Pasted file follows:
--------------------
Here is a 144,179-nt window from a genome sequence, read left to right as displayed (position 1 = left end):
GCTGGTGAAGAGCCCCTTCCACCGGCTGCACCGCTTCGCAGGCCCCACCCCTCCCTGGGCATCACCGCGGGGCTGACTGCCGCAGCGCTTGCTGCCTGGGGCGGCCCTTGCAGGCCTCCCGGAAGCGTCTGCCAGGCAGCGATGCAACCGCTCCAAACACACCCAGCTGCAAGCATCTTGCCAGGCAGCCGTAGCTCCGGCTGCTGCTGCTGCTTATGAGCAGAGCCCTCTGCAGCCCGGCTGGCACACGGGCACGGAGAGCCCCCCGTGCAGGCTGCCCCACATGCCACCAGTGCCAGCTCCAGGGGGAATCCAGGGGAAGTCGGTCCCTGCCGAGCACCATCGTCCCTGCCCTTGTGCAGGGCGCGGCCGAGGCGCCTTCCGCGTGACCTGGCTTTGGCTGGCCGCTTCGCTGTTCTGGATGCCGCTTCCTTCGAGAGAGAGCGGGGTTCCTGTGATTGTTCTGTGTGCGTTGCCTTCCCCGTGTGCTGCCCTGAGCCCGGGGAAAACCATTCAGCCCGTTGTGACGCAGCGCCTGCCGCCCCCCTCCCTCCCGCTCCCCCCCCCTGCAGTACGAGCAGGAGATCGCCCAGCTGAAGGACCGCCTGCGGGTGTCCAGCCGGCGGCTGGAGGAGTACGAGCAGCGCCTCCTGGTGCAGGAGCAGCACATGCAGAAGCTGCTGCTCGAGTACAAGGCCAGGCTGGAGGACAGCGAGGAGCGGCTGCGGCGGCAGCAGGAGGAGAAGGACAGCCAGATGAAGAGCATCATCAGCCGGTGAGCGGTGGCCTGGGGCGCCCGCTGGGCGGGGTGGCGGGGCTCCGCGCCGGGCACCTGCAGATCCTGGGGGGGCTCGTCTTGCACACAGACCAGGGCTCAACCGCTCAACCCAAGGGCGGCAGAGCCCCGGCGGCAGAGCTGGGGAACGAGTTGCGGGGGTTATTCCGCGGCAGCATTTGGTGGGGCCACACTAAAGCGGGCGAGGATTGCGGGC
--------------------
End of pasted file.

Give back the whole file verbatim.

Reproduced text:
Here is a 144,179-nt window from a genome sequence, read left to right as displayed (position 1 = left end):
GCTGGTGAAGAGCCCCTTCCACCGGCTGCACCGCTTCGCAGGCCCCACCCCTCCCTGGGCATCACCGCGGGGCTGACTGCCGCAGCGCTTGCTGCCTGGGGCGGCCCTTGCAGGCCTCCCGGAAGCGTCTGCCAGGCAGCGATGCAACCGCTCCAAACACACCCAGCTGCAAGCATCTTGCCAGGCAGCCGTAGCTCCGGCTGCTGCTGCTGCTTATGAGCAGAGCCCTCTGCAGCCCGGCTGGCACACGGGCACGGAGAGCCCCCCGTGCAGGCTGCCCCACATGCCACCAGTGCCAGCTCCAGGGGGAATCCAGGGGAAGTCGGTCCCTGCCGAGCACCATCGTCCCTGCCCTTGTGCAGGGCGCGGCCGAGGCGCCTTCCGCGTGACCTGGCTTTGGCTGGCCGCTTCGCTGTTCTGGATGCCGCTTCCTTCGAGAGAGAGCGGGGTTCCTGTGATTGTTCTGTGTGCGTTGCCTTCCCCGTGTGCTGCCCTGAGCCCGGGGAAAACCATTCAGCCCGTTGTGACGCAGCGCCTGCCGCCCCCCTCCCTCCCGCTCCCCCCCCCTGCAGTACGAGCAGGAGATCGCCCAGCTGAAGGACCGCCTGCGGGTGTCCAGCCGGCGGCTGGAGGAGTACGAGCAGCGCCTCCTGGTGCAGGAGCAGCACATGCAGAAGCTGCTGCTCGAGTACAAGGCCAGGCTGGAGGACAGCGAGGAGCGGCTGCGGCGGCAGCAGGAGGAGAAGGACAGCCAGATGAAGAGCATCATCAGCCGGTGAGCGGTGGCCTGGGGCGCCCGCTGGGCGGGGTGGCGGGGCTCCGCGCCGGGCACCTGCAGATCCTGGGGGGGCTCGTCTTGCACACAGACCAGGGCTCAACCGCTCAACCCAAGGGCGGCAGAGCCCCGGCGGCAGAGCTGGGGAACGAGTTGCGGGGGTTATTCCGCGGCAGCATTTGGTGGGGCCACACTAAAGCGGGCGAGGATTGCGGGC